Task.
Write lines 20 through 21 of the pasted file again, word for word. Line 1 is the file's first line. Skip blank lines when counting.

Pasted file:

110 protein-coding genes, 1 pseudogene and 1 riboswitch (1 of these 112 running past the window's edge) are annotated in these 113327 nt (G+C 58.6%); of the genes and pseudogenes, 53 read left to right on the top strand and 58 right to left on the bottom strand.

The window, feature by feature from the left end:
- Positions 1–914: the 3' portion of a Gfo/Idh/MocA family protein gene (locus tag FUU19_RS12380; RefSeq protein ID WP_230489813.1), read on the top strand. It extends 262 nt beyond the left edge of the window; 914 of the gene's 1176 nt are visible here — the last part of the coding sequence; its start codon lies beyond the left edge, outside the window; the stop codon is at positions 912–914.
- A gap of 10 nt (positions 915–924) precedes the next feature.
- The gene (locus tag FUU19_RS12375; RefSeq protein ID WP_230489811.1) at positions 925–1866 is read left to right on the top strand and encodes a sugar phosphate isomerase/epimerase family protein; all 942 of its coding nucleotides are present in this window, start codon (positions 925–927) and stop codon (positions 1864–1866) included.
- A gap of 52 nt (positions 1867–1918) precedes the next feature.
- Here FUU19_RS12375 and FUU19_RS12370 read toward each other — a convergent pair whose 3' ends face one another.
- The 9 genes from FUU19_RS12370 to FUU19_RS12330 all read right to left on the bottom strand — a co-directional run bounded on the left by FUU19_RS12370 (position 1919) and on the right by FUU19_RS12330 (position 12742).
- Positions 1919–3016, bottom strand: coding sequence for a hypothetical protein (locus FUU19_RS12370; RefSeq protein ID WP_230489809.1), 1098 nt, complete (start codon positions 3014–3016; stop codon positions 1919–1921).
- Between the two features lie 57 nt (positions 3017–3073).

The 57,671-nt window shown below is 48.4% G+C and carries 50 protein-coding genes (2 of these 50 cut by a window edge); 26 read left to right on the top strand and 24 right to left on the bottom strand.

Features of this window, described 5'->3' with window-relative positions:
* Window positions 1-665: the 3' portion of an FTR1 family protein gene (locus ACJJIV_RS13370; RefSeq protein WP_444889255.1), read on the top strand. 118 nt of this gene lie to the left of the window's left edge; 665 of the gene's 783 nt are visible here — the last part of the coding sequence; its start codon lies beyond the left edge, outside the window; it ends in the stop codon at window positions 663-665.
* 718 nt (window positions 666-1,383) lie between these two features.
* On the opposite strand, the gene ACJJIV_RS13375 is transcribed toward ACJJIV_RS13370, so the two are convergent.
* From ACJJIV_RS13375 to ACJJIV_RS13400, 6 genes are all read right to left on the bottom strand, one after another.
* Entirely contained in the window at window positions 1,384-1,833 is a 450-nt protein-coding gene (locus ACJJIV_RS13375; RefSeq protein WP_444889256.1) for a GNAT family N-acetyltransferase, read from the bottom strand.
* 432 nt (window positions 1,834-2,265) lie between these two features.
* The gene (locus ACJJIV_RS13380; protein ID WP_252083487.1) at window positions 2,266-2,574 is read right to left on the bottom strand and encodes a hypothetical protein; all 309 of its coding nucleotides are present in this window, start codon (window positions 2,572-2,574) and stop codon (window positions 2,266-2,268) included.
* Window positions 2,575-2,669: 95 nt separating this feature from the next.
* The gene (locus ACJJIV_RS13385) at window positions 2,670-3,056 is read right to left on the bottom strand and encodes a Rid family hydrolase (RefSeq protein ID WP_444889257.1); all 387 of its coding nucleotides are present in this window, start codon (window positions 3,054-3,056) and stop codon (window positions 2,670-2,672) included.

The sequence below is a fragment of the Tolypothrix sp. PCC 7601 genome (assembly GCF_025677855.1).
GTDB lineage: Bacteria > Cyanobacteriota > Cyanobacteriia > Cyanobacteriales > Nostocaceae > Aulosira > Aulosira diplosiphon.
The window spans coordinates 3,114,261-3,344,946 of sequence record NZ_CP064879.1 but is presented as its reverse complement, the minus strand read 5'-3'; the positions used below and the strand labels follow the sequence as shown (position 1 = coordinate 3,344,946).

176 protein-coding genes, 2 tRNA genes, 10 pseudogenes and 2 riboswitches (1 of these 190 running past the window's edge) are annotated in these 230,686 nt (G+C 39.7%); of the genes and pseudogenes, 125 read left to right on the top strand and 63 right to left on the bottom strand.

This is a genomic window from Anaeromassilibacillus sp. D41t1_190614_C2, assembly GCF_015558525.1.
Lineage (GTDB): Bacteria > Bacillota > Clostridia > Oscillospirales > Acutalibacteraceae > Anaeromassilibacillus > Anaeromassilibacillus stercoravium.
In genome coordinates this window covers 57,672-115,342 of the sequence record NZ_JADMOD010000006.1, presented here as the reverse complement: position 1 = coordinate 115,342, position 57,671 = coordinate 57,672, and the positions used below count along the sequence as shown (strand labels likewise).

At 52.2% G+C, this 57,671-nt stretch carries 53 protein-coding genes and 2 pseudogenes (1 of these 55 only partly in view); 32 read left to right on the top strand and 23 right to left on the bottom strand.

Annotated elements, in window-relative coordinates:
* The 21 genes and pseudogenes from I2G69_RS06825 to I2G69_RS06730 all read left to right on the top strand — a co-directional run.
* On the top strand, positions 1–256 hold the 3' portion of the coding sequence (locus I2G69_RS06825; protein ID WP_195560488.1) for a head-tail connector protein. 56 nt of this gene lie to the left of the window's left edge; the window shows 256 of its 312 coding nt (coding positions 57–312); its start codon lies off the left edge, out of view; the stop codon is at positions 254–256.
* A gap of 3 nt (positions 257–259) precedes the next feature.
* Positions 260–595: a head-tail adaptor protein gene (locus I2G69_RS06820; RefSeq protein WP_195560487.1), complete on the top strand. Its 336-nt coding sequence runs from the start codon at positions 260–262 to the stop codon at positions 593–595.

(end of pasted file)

* Window positions 2,575-2,669: 95 nt separating this feature from the next.
* The gene (locus ACJJIV_RS13385) at window positions 2,670-3,056 is read right to left on the bottom strand and encodes a Rid family hydrolase (RefSeq protein ID WP_444889257.1); all 387 of its coding nucleotides are present in this window, start codon (window positions 3,054-3,056) and stop codon (window positions 2,670-2,672) included.